SUNY at Albany
June 19-23, 2001
High-Resolution Imaging Surface Structures with the Scanning Force Microscope (SFM): A Study on Living Cancer Cells, Fibroblasts and Chondrocytes
SFM studies with different cells, named fibroblast-like synoviocytes (SFC) from rheumatoid joints, chondrocytes, as well as cancer cells from human head-neck squamous cell carcinoma (hypopharynx, UMSCC11 and UMSCC22) and the lung tumor alveolus type (UMSCC7) were done in air and buffer solution. The cells were seeded onto round 4 mm cover slips. Topographic images of untreated cells were studied in serum free media. Considerable tip/surface interactions at individual parts of the cells are observed. The native cells could be influenced by the scanning procedure.
Several observation modes, as non-contact, contact and tapping mode, were tested. In contact mode, briefly described, a tip at the end of a cantilever touches the surface with a constant force and scans line by line the sample. Thereby topographic informations were received by monitoring the change in cantilever deflection. When the tip approach in direct contact to the sample, the living cell induces electronic signals disturbing the scan (Figure 1 right).
Figure. 1: SFM observation of living cells: (left) in non-contact mode the cells are displayed with an unreal softness, (right) in tip/cell surface contact the cell induces electronic signals.
It seems that the living cells are tickled by the scan and avoid further contacts with the SFM-cantilever. By repeating the tip-approach, sometimes the cell dodges or repels the tip. Even after a while, the living cells remember the procedure and avoid another scan. Moving to another part of the sample cannot prevent the repulsion. In so-called "non-contact" mode SFM the cantilever is oscillated at a frequency, which is slightly above the cantilever's resonance frequency typically with amplitudes of a few nanometer. The tip never is brought in physical contact to the sample surface. The two-dimensional scan will be performed only nearby it. The cantilever's resonance frequency is decreased by the van der Waals forces, which extend normally from 1 nm to 10 nm above the adsorbed fluid layer, and by other long-range forces, which extend above the surface. This mode is probably very useful to scan living cells in solution. However, the cells are displayed with an unreal softness (Figure 1 left). Still the general topographic pillow-sized form with intact cell-cell contacts is displayed.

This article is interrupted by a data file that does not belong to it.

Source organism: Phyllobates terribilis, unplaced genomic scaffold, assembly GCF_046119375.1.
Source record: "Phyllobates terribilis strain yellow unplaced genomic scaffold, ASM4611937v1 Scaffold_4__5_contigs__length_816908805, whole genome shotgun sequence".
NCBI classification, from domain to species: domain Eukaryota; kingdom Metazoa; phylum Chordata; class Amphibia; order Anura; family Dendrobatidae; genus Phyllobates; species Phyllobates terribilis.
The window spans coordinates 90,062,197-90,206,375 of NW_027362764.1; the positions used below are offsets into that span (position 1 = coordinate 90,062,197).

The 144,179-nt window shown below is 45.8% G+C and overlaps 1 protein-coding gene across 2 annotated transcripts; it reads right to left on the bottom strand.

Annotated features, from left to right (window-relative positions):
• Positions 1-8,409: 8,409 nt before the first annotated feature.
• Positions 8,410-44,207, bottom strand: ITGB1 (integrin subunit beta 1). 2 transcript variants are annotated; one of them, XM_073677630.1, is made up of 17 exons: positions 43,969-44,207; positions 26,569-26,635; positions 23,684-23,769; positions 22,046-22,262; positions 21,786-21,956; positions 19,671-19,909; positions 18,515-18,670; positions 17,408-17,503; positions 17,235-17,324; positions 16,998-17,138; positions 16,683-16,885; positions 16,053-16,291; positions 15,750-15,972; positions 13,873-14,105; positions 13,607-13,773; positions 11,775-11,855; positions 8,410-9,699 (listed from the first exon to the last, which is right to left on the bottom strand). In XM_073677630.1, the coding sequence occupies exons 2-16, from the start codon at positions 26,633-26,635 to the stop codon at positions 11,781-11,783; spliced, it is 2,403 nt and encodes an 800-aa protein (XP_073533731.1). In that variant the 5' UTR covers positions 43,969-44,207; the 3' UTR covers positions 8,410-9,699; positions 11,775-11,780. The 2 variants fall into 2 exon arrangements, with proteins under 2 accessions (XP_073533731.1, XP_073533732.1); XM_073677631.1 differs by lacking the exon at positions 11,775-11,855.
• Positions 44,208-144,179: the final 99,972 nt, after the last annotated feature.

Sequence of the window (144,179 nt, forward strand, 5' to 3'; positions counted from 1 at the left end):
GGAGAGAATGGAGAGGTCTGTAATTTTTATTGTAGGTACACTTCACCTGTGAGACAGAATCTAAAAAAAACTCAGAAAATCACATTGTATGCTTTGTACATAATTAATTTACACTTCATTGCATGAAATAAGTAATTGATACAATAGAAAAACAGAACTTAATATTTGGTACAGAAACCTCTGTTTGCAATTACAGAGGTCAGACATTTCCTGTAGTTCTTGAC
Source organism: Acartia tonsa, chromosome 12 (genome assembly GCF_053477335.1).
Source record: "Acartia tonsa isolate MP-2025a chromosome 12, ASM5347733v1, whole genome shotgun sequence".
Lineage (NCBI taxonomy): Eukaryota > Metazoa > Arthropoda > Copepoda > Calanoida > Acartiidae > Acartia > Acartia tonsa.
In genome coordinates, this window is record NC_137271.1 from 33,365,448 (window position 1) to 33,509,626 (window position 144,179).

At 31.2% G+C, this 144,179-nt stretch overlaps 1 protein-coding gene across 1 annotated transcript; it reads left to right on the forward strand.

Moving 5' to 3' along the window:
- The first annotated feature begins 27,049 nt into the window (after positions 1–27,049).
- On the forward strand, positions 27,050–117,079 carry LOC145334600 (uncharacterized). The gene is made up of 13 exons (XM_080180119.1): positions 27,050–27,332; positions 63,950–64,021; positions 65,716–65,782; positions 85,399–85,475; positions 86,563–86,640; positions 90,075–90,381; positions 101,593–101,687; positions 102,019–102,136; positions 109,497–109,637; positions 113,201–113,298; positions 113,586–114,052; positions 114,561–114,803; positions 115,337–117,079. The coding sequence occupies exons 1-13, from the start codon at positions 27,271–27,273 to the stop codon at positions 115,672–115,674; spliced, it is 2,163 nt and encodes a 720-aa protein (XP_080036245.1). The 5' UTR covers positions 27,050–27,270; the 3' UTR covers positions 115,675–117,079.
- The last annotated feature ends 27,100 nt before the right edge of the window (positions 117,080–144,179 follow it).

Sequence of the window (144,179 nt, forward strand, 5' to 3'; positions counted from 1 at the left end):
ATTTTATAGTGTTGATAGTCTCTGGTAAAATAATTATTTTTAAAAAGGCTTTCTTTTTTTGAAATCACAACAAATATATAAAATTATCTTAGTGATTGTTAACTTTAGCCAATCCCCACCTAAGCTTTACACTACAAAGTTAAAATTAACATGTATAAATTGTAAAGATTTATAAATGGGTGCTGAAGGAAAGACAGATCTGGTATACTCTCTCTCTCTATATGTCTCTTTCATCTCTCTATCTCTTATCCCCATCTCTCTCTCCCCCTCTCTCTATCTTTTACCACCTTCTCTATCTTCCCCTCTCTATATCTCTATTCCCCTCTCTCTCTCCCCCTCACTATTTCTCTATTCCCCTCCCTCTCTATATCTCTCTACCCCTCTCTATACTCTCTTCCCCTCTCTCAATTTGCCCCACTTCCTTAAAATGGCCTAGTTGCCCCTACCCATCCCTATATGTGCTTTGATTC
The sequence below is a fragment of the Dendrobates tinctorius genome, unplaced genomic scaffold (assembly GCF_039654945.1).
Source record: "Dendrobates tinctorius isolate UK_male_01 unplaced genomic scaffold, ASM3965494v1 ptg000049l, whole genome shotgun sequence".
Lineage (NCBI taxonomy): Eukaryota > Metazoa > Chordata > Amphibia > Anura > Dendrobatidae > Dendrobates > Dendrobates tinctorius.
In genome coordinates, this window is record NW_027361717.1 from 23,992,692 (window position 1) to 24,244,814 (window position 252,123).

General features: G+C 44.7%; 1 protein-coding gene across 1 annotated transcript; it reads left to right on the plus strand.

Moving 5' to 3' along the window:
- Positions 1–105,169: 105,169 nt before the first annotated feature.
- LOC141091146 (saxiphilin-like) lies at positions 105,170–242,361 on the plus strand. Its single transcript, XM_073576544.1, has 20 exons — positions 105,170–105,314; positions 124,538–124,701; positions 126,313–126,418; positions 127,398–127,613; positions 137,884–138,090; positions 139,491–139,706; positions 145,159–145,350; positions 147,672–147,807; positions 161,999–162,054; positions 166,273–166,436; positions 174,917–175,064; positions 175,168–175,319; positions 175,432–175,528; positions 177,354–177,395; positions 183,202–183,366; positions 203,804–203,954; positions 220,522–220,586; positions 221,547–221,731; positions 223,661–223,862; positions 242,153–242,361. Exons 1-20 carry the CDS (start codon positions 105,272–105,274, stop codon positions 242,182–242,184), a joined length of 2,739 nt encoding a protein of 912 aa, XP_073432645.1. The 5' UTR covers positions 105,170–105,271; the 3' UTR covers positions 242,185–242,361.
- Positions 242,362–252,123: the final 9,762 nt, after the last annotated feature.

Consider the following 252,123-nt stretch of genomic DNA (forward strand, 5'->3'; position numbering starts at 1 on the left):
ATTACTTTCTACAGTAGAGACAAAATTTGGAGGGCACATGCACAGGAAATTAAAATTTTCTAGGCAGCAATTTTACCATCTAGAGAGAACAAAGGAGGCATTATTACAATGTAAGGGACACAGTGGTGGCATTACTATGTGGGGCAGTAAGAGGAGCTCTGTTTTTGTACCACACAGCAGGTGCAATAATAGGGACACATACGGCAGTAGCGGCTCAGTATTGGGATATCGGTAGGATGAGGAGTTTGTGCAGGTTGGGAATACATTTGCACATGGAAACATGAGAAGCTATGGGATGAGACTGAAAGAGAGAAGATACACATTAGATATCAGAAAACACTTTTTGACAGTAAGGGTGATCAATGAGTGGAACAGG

In the present study a ?low force contact mode? was used to scan living cells in liquid medium. A tip with a not too low spring constant (preferential around 0.5 N/m) gave best results to scan the cell. The setpoint was carefully selected to avoid cell damage by the sharp tip. Detail-rich topographic images were observed (Figure 2).
Figure. 2: Magnification of the cell surface (UMSCC22).
The magnification offers highly informative insights into the cell surface. Just as dynamic interactions (e.g. collagen- network assembly) on the surface were monitored. Pores and the protein cover become visible. Some of the pores could be stimulated by the scan. An example of the tip/surface interaction is the pore stimulation of chondrocyte cells. Influenced by the tip the pore changed its energetic potential. Many problems remain to be solved, however, before SFM analysis will routinely deliver reproducible and comprehensive informations for cellular and other biostructures. Therefore, in the present work principally methodological investigations will be intensively introduced.
Gerlinde Bischoff (1), Robert Bischoff (2), Dagmar Riemann (3), Jürgen Langner (3)
Martin Luther University (1) Halle-Wittenberg, Department of Biochemistry/Biotechnology, Kurt-Mothes-Str. 3, 06120 Halle (Saale), Germany
SENSOBI Sensoren GmbH (2), Weinbergweg 22, 06120 Halle, Germnay email@example.com